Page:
US-led forces swept hotspots in a "triangle of death" yesterday in a push to reclaim rebel enclaves ahead of key January polls, as more than 200 political groups threw their hat in the electoral ring.
The launch of the huge operation in the notorious area south of Baghdad on Tuesday came as the international community threw its weight behind the tight timetable for Iraq's first post-Saddam Hussein elections.
In Washington, Defense Secretary Donald Rumsfeld said the US would add an unspecified number of troops to its forces in Iraq and beef up Iraqi forces ahead of the Jan. 30 vote.
Some 5,000 American, British and Iraqi forces took part in Operation Plymouth Rock that began with raids on villages north of the city of Hilla, the capital of the province of Babylon, the US military said.
The massive coalition force looked set yesterday to make its way northwards to the lawless areas blocking access to the capital.
The towns of Latifiyah, Yusufiyah, Mahmudiyah and Iskandariyah lie inside the triangle of death, an area where Sunni Muslim rebels have carried out strings of deadly attacks in recent months.
The operation came hot on the heels of a massive assault on Fallujah, the largest since last year's US-led invasion. The city had been under insurgent control since April and its recapture was seen as essential to organizing the promised January elections.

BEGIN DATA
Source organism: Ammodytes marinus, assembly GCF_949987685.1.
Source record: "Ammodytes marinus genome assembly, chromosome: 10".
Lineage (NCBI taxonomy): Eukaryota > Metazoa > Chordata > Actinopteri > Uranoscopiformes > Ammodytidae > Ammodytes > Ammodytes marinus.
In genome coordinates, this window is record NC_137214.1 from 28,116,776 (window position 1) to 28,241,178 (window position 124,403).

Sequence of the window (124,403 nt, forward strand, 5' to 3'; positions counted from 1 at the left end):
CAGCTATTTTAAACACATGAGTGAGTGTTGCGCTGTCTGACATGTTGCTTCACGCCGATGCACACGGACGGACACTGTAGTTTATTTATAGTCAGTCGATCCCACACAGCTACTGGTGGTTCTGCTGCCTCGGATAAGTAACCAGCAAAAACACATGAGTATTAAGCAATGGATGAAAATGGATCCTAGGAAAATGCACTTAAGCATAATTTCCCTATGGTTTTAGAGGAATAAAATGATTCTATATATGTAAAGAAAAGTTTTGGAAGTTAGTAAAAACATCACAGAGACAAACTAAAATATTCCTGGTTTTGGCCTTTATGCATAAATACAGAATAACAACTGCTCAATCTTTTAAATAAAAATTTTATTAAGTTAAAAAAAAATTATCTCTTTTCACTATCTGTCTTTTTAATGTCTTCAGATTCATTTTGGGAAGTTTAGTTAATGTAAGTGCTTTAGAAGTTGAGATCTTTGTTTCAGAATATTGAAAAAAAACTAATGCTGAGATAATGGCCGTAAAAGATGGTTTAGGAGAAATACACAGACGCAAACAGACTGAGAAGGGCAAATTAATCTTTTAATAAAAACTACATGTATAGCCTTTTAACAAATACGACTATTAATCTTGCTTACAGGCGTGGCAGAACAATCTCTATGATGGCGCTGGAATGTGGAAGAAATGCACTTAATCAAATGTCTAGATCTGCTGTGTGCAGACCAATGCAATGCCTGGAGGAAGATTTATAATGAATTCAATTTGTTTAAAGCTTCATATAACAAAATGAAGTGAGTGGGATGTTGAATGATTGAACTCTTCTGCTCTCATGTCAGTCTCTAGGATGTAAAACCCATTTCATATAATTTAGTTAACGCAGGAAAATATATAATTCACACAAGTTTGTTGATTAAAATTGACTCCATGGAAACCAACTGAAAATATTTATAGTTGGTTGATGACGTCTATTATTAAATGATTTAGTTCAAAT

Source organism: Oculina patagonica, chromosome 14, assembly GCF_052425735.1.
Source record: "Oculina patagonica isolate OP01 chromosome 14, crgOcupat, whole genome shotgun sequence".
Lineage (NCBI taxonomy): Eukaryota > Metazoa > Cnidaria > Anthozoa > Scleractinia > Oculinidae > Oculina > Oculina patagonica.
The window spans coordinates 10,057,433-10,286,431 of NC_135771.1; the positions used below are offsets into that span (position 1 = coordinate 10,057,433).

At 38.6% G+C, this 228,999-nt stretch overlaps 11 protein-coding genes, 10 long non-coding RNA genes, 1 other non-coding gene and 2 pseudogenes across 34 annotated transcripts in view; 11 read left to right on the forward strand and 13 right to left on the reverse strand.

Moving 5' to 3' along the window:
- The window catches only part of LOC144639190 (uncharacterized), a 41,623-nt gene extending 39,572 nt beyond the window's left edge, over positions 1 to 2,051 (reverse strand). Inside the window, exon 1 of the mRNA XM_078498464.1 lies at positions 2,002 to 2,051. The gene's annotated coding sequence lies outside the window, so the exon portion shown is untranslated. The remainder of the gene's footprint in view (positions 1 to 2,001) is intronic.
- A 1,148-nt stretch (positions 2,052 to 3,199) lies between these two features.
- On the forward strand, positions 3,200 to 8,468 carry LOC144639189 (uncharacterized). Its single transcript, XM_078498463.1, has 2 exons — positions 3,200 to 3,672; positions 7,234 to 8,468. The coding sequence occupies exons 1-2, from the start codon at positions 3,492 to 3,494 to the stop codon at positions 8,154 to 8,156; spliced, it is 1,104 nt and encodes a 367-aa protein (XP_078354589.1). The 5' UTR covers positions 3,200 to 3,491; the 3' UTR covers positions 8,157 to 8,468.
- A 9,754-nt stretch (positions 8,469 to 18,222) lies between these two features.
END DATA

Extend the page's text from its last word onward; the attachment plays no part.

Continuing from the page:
Most of Fallujah's 300,000 inhabitants had fled the city before the assault began Nov. 8, but as a few rebel pockets are still to be brought under control, humanitarian needs inside the city remain unknown.
An Iraqi Red Crescent team set off from Baghdad for Fallujah but it was unclear how much access it would be granted to the devastated city.
Iraq was meanwhile pressing ahead with preparations for the elections.
More than 200 Iraqi political parties have been approved for participation in the polls, electoral commission chief Abdel Hussein al-Hindawi said.
With the deadline for presenting full electoral lists only a week away, parties and organizations were in the final stages of discussions to form alliances ahead of the official launch of the campaign on Dec. 15.
In January, Iraqis will elect 275 deputies to a national assembly, as well as 51 members of the Baghdad provincial council and 41 members for each of 17 other regional councils.
It would be the country's first free and multi-party ballots since 1954.
World powers and Middle Eastern states, in a rare show of unity, on Tuesday threw their weight behind the electoral process.
UN Secretary General Kofi Annan, speaking at an international conference on Iraq in Egypt, termed the vote critical to quell the violence in Iraq.
The chronic insecurity gripping Iraq was "the greatest impediment to a successful transition process," he said in the Egyptian Red Sea resort of Sharm el-Sheikh.
His stand was enshrined in a declaration that was endorsed not only by the US but also by regional foes Iran and Syria, and by critics of the Iraq war, including China, France and Russia.
More than 60 Sunni Arab factions have threatened to boycott the polls because of what they see as the heavy-handed US crackdown on insurgents in Fallujah.